If you’re starting a new drug, you may be able to try samples first from your physician’s office before getting a full prescription. That way you can see if the drug works well for you.

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6. Check drug assistance programs

"Nearly every large pharmaceutical company has a drug assistance program," Jacobson says. These programs can provide financial assistance to people who qualify. You can look up your medication on Medicare’s program finder to see if there’s an assistance program.

Your state may also offer a pharmaceutical assistance program. Medicare has a finder for those as well.

People with limited resources and income may qualify for Medicare’s Extra Help program, which assists with costs like monthly premiums, deductibles and prescription copayments within a Medicare prescription drug plan.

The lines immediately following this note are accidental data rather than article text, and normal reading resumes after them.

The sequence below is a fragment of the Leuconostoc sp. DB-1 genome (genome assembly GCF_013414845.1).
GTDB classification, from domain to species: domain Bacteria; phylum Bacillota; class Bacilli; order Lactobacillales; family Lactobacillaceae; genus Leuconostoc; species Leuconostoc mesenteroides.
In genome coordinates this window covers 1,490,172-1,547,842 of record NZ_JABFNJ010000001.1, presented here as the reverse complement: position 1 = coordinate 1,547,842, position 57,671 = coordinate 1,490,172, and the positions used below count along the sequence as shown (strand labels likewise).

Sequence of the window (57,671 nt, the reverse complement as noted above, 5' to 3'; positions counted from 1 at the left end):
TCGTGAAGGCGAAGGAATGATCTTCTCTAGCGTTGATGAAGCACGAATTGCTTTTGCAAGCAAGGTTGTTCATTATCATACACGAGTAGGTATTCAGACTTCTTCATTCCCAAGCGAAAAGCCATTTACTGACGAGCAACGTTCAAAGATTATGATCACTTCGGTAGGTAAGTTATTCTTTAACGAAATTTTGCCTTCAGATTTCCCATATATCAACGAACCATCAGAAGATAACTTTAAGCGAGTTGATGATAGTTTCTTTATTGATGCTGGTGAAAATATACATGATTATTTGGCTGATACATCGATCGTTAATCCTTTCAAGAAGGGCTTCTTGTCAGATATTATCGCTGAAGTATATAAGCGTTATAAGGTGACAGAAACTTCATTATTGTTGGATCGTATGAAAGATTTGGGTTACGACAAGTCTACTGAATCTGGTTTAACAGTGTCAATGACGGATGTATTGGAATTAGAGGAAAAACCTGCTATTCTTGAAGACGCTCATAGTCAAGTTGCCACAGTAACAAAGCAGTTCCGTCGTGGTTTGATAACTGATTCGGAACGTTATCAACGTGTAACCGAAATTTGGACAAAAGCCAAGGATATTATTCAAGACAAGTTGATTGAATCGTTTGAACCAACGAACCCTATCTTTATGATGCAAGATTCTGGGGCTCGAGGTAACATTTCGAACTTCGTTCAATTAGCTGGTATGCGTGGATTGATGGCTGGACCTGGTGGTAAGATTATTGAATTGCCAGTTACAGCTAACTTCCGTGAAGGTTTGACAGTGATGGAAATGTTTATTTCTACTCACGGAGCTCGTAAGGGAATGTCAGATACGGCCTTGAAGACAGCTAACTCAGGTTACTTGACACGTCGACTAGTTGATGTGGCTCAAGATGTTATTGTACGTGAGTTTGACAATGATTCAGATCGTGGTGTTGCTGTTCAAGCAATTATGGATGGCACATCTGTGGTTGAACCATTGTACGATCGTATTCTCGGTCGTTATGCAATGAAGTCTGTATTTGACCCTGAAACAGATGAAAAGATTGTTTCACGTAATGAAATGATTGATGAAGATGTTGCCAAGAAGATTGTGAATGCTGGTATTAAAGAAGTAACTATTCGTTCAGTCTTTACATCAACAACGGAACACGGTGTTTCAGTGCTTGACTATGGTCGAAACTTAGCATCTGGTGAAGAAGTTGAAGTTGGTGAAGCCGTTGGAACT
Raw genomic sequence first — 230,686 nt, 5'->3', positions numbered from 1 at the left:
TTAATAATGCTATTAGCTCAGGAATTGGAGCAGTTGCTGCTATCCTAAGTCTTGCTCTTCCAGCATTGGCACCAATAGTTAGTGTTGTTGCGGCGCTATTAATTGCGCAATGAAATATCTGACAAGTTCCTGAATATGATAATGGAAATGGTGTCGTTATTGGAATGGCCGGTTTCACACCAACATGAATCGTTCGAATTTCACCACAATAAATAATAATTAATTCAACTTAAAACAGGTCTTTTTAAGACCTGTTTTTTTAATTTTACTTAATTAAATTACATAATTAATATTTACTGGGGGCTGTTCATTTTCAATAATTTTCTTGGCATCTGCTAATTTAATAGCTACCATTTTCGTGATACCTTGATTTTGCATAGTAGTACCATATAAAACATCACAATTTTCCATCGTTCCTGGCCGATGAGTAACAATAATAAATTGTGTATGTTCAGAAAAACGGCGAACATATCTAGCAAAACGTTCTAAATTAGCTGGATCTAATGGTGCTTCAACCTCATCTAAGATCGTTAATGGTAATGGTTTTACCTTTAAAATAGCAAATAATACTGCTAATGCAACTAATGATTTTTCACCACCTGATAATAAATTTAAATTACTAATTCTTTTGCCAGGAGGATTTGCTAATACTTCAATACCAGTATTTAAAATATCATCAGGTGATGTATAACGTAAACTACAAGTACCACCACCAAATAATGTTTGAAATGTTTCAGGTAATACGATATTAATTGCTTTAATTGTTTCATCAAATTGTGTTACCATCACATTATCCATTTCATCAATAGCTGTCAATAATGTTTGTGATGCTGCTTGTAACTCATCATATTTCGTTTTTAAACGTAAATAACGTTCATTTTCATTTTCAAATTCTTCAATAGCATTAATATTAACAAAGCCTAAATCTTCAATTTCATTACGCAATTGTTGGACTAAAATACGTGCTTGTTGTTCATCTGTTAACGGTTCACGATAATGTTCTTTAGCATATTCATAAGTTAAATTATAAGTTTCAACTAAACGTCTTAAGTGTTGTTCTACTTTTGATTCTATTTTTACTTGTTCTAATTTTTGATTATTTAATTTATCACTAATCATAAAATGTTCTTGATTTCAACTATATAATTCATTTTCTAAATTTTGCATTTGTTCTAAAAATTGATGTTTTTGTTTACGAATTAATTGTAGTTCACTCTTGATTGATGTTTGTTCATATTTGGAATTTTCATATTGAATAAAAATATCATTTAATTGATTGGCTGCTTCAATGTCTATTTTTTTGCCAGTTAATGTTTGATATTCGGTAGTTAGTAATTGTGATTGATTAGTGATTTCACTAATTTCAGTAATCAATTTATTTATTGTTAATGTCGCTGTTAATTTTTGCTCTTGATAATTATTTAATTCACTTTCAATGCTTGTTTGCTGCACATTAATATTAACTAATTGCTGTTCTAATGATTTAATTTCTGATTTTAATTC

7. Shop plans

If you’re thinking of jumping to a Medicare Advantage plan, don’t let Part D be a secondary consideration.

"Often when people are trying to decide whether to go with Medicare Advantage versus traditional Medicare, they’re weighing other trade-offs like provider network and the out-of-pocket cap on Part A and Part B," Votava says. "But drug coverage can be a very important part of people’s decisions."

For instance, some Part D plans offer extra coverage during the "donut hole," or the coverage gap that exists once you hit a certain threshold of out-of-pocket costs but haven’t hit catastrophic coverage yet.

When comparing plans, make sure to look at each drug plan’s formulary to see whether your current medications are covered. Keep an eye out, too, for limits on how much of a particular medication a plan will pay for in a year, or requirements that you try a less expensive medication before being approved for a costlier one.

"You’ve got to do some hunting and pecking," Votava says. "But being an astute, smart shopper and spending the time is well worth it."